I'm a foster carer and a therapist btw so I know a little about it (but not in Scotland so I don't know anything about the legal process - all I can assume is that like England you must be open to working with social services and take any help offered and set up some for yourself)

Good luck smile

applegeek Tue 22-Mar-11 09:05:49

Sorry I changed my username as I'm a bit paranoid about people I know realising I'm using the forum for advice

1 - They do think i'm something, I wasn't horrendously abused, it was once (which is bad enough I know) and then the police where involved.

2- my daughter was crying because she had been upset at the weekend at her dads and needed hugged, she was wearing her shoes and I asked her not to put them on the couch, I took her shoes off so she could put her feet on the couch, my neighbours up stairs don't clean up after their dogs and it gives me the heave

I've been working with them for years, this is the first social worker that has said I'm emotionally unstable, and that has just happened since January, so I don't know what's changed. I'm getting counselling to see if it has caused me an impact, the fact that I am getting help actually went against me and not for me :S

Thank you for the impartial advice, it's nice to get it from someone else. I really appreciate it

applegeek Tue 22-Mar-11 09:22:02

quick update, my lawyer can appeal their decision, I can relax a small bit now, not like I will relax, since my daughters not here

Collaborate Tue 22-Mar-11 09:42:02

Good luck. Do try and get some more therapy though. Counselling is a good start, but unless you went through the whole gamut of therapy when you were abused there may still be work to do.

applegeek Tue 22-Mar-11 09:46:35

Im happy to do therapy, I think it's needed, the fact that I'm getting help just didn't go down well. I've never felt so vulnerable in all my life, being attacked by 3 people i've never met with no recourse and no chance to answer back was horrible

Thanks for your help

wasthatthatguy Tue 22-Mar-11 11:07:49

Jmcwitch I see that a Scottish Children's Panel is essentially a quasi-court with three members of the public as "judges". I am not a lawyer. This is not legal advice. One normally has to pay for that. You could ask your solicitor about what I say below. The info also being of possible interest to "litigants in person" or "self-reppers". Here in England appealing in child care cases normally doesn't work, because the court above tends to say the court below was entitled to reach the decision it reached, according to the rules under which the lower court operates. It may well be the same in Scotland. If a parent believes a Children's Panel in Scotland, or a family court here in England, has taken excessive and or inappropriate action it may be better for the parent to launch a separate free-standing human rights claim, which I think is called a crave in Scotland, in the most appropriate Scottish court. It is a local District Registry of the High Court here in England. If so, I think it would definitely be best to say the child's Article 8 right to respect for his or her private and family life is being infringed or denied for inappropriate and or disproportionate reasons. The courts aren't much interested in parent's rights and are more or less only interested in the child's welfare and rights, which is of course fair enough. If there is no money available to pay a solicitor, the claim (crave) could be filed by a parent as a "litigant in person" on behalf of a child. I know which court forms to use for such a claim in England, N1 Claim Form etc, but not in Scotland. Sections 6 to 9 of the Human Rights Act 1998 are the most relevant ones This lecture by Mr Justice Moylan has relevant background info re cases in England and Wales. It is also relevant to Scotland and Northern Ireland, because the HRA 1998 is in force in all UK countries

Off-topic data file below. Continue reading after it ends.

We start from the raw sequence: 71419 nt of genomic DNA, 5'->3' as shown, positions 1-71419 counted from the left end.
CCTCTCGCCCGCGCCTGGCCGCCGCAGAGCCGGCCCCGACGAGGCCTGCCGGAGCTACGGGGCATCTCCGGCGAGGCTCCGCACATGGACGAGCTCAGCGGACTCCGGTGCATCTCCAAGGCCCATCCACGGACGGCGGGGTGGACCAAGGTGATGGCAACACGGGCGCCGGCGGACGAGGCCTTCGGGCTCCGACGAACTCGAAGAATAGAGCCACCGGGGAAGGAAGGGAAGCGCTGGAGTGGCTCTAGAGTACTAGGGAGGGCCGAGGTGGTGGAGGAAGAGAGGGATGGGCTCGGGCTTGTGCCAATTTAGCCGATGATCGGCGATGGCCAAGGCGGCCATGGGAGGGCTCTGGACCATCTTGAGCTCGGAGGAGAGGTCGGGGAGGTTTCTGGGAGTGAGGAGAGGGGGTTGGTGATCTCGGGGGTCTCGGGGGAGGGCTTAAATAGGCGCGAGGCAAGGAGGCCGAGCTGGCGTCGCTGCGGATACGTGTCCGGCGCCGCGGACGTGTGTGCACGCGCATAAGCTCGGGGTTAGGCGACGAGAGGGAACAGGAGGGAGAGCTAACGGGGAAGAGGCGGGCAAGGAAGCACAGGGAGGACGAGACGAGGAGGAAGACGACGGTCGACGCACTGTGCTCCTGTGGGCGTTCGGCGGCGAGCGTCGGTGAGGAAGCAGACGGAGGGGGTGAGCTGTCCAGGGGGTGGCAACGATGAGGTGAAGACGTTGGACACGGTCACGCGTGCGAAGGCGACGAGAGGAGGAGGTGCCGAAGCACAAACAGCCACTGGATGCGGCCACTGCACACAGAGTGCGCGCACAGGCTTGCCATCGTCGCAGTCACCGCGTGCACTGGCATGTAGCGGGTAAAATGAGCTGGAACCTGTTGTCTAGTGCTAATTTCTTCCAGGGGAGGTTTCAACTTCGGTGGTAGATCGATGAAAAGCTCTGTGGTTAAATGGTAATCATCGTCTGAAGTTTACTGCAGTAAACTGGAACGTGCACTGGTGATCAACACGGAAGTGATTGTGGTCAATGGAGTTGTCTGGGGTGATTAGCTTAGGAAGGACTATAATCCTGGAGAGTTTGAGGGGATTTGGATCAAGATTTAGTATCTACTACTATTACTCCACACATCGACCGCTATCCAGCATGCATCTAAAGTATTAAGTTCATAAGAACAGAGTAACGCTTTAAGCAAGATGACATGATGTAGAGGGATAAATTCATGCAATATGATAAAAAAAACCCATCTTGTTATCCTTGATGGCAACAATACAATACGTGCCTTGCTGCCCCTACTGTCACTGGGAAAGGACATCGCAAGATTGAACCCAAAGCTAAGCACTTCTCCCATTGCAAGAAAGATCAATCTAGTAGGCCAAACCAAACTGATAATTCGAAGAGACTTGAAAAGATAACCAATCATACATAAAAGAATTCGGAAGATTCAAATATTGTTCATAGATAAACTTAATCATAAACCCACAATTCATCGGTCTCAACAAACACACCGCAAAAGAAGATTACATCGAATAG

applegeek Tue 22-Mar-11 11:40:16

Thank you kindly, that was amazingly helpful, you're a star

STIDW Tue 22-Mar-11 20:47:57

I'm not a lawyer either but in my experience human rights legislation is a complex area of law that party litigants (litigants in person) often use inappropriately which does their case no good whatsoever.

Did you have legal representation at the hearing?